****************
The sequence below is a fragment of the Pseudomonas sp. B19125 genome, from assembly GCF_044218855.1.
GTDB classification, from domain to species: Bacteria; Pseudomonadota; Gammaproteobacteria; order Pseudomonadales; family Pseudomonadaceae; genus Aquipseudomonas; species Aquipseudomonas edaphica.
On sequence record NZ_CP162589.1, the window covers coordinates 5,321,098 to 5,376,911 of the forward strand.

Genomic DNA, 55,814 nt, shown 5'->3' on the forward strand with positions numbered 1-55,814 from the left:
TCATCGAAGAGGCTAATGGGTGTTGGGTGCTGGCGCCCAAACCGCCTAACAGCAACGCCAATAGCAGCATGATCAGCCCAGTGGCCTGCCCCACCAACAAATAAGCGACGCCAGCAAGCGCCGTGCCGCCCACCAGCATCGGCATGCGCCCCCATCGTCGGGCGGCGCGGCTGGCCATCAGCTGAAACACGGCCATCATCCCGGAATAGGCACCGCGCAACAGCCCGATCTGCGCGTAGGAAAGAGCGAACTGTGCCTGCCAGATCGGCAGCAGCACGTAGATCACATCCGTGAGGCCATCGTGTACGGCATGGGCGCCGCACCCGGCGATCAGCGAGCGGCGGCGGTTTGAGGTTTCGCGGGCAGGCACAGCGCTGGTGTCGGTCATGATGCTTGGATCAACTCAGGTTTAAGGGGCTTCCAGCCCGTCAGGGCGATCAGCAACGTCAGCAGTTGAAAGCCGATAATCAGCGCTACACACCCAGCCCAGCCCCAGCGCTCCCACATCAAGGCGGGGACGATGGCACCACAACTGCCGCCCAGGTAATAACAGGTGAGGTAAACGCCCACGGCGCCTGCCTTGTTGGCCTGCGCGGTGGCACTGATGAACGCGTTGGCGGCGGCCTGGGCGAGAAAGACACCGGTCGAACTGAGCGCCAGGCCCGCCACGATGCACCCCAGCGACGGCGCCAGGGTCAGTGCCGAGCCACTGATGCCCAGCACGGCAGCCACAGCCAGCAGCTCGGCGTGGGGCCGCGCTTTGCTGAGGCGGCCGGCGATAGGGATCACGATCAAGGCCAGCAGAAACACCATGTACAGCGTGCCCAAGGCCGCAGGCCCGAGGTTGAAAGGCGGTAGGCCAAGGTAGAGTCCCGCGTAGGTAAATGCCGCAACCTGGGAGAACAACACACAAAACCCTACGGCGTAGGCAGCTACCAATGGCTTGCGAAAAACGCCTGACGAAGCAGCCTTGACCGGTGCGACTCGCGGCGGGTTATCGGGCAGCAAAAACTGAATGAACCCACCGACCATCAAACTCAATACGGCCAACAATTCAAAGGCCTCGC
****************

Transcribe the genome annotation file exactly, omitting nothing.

The sequence below is a fragment of the Pseudomonas sp. B19125 genome, from assembly GCF_044218855.1.
GTDB classification, from domain to species: Bacteria; Pseudomonadota; Gammaproteobacteria; order Pseudomonadales; family Pseudomonadaceae; genus Aquipseudomonas; species Aquipseudomonas edaphica.
On sequence record NZ_CP162589.1, the window covers coordinates 5,321,098 to 5,376,911 of the forward strand.

Genomic DNA, 55,814 nt, shown 5'->3' on the forward strand with positions numbered 1-55,814 from the left:
TCATCGAAGAGGCTAATGGGTGTTGGGTGCTGGCGCCCAAACCGCCTAACAGCAACGCCAATAGCAGCATGATCAGCCCAGTGGCCTGCCCCACCAACAAATAAGCGACGCCAGCAAGCGCCGTGCCGCCCACCAGCATCGGCATGCGCCCCCATCGTCGGGCGGCGCGGCTGGCCATCAGCTGAAACACGGCCATCATCCCGGAATAGGCACCGCGCAACAGCCCGATCTGCGCGTAGGAAAGAGCGAACTGTGCCTGCCAGATCGGCAGCAGCACGTAGATCACATCCGTGAGGCCATCGTGTACGGCATGGGCGCCGCACCCGGCGATCAGCGAGCGGCGGCGGTTTGAGGTTTCGCGGGCAGGCACAGCGCTGGTGTCGGTCATGATGCTTGGATCAACTCAGGTTTAAGGGGCTTCCAGCCCGTCAGGGCGATCAGCAACGTCAGCAGTTGAAAGCCGATAATCAGCGCTACACACCCAGCCCAGCCCCAGCGCTCCCACATCAAGGCGGGGACGATGGCACCACAACTGCCGCCCAGGTAATAACAGGTGAGGTAAACGCCCACGGCGCCTGCCTTGTTGGCCTGCGCGGTGGCACTGATGAACGCGTTGGCGGCGGCCTGGGCGAGAAAGACACCGGTCGAACTGAGCGCCAGGCCCGCCACGATGCACCCCAGCGACGGCGCCAGGGTCAGTGCCGAGCCACTGATGCCCAGCACGGCAGCCACAGCCAGCAGCTCGGCGTGGGGCCGCGCTTTGCTGAGGCGGCCGGCGATAGGGATCACGATCAAGGCCAGCAGAAACACCATGTACAGCGTGCCCAAGGCCGCAGGCCCGAGGTTGAAAGGCGGTAGGCCAAGGTAGAGTCCCGCGTAGGTAAATGCCGCAACCTGGGAGAACAACACACAAAACCCTACGGCGTAGGCAGCTACCAATGGCTTGCGAAAAACGCCTGACGAAGCAGCCTTGACCGGTGCGACTCGCGGCGGGTTATCGGGCAGCAAAAACTGAATGAACCCACCGACCATCAAACTCAATACGGCCAACAATTCAAAGGCCTCGC